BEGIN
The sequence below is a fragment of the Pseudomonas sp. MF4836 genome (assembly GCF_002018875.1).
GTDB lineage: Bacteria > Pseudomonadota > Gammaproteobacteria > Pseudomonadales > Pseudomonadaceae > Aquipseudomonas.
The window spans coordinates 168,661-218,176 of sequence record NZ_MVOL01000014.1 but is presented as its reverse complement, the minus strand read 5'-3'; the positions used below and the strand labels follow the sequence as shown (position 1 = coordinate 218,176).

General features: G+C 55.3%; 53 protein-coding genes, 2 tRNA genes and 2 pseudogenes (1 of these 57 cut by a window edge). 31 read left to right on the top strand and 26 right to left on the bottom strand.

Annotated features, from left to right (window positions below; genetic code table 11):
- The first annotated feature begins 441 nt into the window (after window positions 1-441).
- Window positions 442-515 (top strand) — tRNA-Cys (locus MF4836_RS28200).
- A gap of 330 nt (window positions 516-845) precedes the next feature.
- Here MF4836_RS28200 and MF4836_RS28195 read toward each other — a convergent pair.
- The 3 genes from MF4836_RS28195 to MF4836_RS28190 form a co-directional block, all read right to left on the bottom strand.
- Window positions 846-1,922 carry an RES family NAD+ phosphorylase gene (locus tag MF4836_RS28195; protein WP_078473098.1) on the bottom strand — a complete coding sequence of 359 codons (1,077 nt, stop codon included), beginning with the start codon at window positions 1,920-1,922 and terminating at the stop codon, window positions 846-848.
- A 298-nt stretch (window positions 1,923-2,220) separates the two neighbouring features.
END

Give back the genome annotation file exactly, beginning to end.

The sequence below is a fragment of the Pseudomonas sp. MF4836 genome (assembly GCF_002018875.1).
GTDB lineage: Bacteria > Pseudomonadota > Gammaproteobacteria > Pseudomonadales > Pseudomonadaceae > Aquipseudomonas.
The window spans coordinates 168,661-218,176 of sequence record NZ_MVOL01000014.1 but is presented as its reverse complement, the minus strand read 5'-3'; the positions used below and the strand labels follow the sequence as shown (position 1 = coordinate 218,176).

General features: G+C 55.3%; 53 protein-coding genes, 2 tRNA genes and 2 pseudogenes (1 of these 57 cut by a window edge). 31 read left to right on the top strand and 26 right to left on the bottom strand.

Annotated features, from left to right (window positions below; genetic code table 11):
- The first annotated feature begins 441 nt into the window (after window positions 1-441).
- Window positions 442-515 (top strand) — tRNA-Cys (locus MF4836_RS28200).
- A gap of 330 nt (window positions 516-845) precedes the next feature.
- Here MF4836_RS28200 and MF4836_RS28195 read toward each other — a convergent pair.
- The 3 genes from MF4836_RS28195 to MF4836_RS28190 form a co-directional block, all read right to left on the bottom strand.
- Window positions 846-1,922 carry an RES family NAD+ phosphorylase gene (locus tag MF4836_RS28195; protein WP_078473098.1) on the bottom strand — a complete coding sequence of 359 codons (1,077 nt, stop codon included), beginning with the start codon at window positions 1,920-1,922 and terminating at the stop codon, window positions 846-848.
- A 298-nt stretch (window positions 1,923-2,220) separates the two neighbouring features.